Few new revelations in Ken Auletta's New Yorker profile of Rupert Murdoch, but it's worth a skim. One thing that caught my eye: Guardian editor Alan Rusbridger's comment that while Murdoch might not directly interfere with the editorial process and selection of news stories at News Corp papers, he bullies by "osmosis":
"I believe his 'upmarket' editors when they say they've never been told what to say by Murdoch. He doesn't need to tell them. On sensitive subjects-China, Europe, endorsing particular parties or candidates-they don't have to ask. They know. It's auto-editing, or osmosis, rather than overtly directional."
This is likely the case at many newspapers, and the Guardian, as one of the most politically rigid 'upmarket' newspapers in England, is no exception. (The Scott Trust, the non-profit that owns the Guardian, is unlikely to appoint a Boris Johnson-like figure to edit the paper, after all). Last month I spoke with a former Guardian staffer who told of being isolated at the paper (and eventually resigning) after openly expressing doubt, among other offenses, that Thatcher was the female incarnation of Rodrick Spode. That the pressure came from newsroom staffers, rather than the paper's owner, was little consolation.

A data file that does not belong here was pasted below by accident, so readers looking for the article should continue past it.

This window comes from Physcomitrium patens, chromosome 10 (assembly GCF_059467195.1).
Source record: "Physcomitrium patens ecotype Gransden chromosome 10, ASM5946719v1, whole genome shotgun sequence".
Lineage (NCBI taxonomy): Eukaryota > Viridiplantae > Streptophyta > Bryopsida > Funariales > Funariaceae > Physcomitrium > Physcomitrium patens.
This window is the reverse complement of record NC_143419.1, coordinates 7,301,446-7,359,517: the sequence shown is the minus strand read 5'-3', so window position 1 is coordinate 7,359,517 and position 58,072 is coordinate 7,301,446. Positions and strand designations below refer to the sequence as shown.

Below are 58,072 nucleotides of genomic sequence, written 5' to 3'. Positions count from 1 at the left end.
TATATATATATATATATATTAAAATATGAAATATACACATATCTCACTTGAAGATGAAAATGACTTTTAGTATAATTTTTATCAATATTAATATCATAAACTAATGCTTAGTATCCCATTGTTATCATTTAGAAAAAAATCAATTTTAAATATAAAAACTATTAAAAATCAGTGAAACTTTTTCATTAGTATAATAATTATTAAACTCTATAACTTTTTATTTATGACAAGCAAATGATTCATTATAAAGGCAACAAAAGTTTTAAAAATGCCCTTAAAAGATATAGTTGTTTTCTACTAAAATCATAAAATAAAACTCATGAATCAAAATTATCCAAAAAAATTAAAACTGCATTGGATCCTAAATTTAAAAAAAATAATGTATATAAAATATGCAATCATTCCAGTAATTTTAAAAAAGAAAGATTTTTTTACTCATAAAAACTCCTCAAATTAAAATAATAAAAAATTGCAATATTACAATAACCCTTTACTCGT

The WSJ editorial page thinks Murdoch is being unfairly singled out:
"Everyone knows that the influence of Times Publisher and CEO Arthur Sulzberger Jr. extends to selecting not merely the editorial page editor but columnists, political endorsements and, as far as we can tell, even news coverage priorities. We don't see how this differs from most of what Mr. Murdoch is accused of doing with his newspapers."
Washington Post media columnist Howie Kurtz disagrees, noting that there is an important difference between leaning on news and editorial staff: "Sulzberger, like all publishers, is supposed to be involved with the editorial page, columnists and endorsements." Murdoch is accused of meddling, Kurtz writes, in both. True enough, though it's a distinction, as evidenced by the Rusbridger quote above, often lost on his critics.
A heavy-breathing Paul Krugman weighs in here ($), warning that "If Mr. Murdoch does acquire The Journal, it will be a dark day for America's news media—and American democracy."